MZ: I was first interested in doing a beaming wireless application that utilized character and explored a bridge space between the real and the imagined. This space was one I always perceived as being enriching narratively to both respective spaces, each bouncing off of and informing the other. Scott and I converged in our very different ideas about space and experience design, as I think very narratively (albeit as [I am] an experimental narrative maker, that thinking hinges on structure and arc, not on traditional unfolding of plot and conflict).

SD: Is the communicity a utopian notion or another form of data mining?

SP: I'd say it's neither utopian, for the simple reason that we've not dictated the ideal goal, nor data mining, in that the input/output structure is open ended. Our role as artists in this project has been as frame makers. We've often discussed the spectrum between work that asserts and work that frames. PDPal provides a provocative frame through which users assert. If we now speak about what constitutes the identity of a place as opposed to space, we get into issues of the criteria for description. We can begin by talking about our senses--touch, sight, hearing, smell, and taste--but we can also talk about memory, exposure, connectedness, duration, all of which deal with time. If city building codes are legislation written by elected politicians, PDPal, for me, is a collaborative architecture that exists in a series of ongoing feedback loops.

MZ: The more that the project is framed through the use of instruction sets and specific "assignments" (as in a classroom context), the more the communicity has viable play and doesn't simply call data mining by a glorified name. Currently, the communicity aspect of the piece is little more than simple data mining. But there are two ways in which we see growing communicities. The first is geographically based but very specifically framed. I wouldn't call it utopian as much as eye-opening to the ways in which the city can be used, transformed, and examined. For instance, a communicity of anarchist users will have a version of the city that is meaningful to them: sharing locales, sharing impressions, and uses of space that are meaningful to a group at large--a group that may or may not know each other outside the virtual environment. A classroom of students could build overlapping cities that reflect their critiques of the present city configurations. Another user group might find the community to be the equivalent of a menagerie of transformed fantastic city parts, together making this beast that is the city in all its raging glory and dynamism. The second way in which we perceive the communicity is more like a utopian architecture project, and something Scott can address better than either Julian or I can, having to do with refigured space based on shared dynamic properties, confluences of data, and artistic reinterpretations of users' flows (check me, Scott!). It's a revisualization project that is really off the Cartesian x/y grid.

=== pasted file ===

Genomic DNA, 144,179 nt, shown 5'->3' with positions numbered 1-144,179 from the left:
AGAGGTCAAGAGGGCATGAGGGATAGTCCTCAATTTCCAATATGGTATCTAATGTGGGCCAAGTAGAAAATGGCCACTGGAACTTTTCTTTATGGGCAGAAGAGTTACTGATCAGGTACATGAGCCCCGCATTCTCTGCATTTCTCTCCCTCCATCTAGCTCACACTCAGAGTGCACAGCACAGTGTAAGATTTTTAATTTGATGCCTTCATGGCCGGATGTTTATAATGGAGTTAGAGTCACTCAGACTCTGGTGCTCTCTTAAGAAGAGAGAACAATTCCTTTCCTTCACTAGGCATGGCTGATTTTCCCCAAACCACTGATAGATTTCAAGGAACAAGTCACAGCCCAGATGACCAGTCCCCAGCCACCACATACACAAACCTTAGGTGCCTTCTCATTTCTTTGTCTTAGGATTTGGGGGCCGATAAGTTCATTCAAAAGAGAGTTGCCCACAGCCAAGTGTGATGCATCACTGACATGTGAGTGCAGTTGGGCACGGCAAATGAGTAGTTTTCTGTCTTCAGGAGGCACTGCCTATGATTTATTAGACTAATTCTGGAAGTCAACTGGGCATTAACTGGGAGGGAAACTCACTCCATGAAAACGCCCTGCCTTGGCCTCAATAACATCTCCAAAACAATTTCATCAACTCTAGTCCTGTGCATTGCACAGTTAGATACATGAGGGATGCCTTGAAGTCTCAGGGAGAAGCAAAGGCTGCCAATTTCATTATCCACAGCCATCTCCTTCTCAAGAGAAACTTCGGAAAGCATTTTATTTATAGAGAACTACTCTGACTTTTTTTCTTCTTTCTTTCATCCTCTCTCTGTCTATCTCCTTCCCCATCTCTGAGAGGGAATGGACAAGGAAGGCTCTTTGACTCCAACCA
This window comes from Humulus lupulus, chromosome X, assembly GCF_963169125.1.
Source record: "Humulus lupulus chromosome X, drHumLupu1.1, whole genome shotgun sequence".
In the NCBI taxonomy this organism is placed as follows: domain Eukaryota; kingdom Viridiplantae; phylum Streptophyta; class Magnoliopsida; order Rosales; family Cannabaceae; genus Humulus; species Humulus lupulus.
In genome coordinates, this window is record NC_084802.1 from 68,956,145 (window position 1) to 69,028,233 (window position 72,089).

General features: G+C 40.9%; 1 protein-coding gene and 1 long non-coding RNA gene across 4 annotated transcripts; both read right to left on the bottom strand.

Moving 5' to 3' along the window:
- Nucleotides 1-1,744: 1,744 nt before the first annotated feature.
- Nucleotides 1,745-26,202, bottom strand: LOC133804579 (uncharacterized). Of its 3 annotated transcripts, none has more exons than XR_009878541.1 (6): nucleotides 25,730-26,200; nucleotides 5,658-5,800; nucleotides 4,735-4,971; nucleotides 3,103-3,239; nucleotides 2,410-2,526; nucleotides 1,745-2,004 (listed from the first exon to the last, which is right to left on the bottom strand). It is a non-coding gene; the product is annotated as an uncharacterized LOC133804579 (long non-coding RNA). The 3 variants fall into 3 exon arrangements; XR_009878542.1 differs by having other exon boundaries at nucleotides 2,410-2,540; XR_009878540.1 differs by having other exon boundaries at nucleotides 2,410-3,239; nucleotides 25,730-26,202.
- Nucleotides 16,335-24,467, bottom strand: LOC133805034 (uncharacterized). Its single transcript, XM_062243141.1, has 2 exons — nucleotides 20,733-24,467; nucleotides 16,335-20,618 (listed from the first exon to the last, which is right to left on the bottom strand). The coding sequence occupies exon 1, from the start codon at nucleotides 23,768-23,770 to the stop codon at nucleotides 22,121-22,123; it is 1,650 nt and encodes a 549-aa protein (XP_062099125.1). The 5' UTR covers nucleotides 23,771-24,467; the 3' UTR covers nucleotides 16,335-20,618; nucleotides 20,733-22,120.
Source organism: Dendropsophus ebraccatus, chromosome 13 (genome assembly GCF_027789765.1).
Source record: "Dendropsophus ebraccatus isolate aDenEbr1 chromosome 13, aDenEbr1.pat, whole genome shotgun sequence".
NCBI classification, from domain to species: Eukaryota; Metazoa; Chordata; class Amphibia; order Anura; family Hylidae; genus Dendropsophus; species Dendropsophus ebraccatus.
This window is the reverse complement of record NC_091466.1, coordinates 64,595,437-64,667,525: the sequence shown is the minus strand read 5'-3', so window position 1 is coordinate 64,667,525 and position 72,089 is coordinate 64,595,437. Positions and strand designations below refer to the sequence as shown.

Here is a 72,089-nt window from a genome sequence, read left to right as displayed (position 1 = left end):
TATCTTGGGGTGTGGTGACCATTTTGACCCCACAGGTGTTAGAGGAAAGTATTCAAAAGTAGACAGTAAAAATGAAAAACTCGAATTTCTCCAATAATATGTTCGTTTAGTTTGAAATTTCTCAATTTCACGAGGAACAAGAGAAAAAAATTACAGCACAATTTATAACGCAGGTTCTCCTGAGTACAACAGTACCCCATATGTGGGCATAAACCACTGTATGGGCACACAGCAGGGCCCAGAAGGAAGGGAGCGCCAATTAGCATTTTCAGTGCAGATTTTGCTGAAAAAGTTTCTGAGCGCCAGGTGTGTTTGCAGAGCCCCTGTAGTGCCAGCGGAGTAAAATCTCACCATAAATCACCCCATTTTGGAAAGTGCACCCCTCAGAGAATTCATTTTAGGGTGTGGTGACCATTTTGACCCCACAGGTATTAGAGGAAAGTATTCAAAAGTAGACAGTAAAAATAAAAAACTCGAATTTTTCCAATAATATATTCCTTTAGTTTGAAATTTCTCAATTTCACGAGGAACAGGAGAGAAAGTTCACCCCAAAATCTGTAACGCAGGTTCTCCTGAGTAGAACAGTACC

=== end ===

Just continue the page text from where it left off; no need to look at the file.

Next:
SD: Describe each of your roles in the collaborative process--both functionally and psychologically.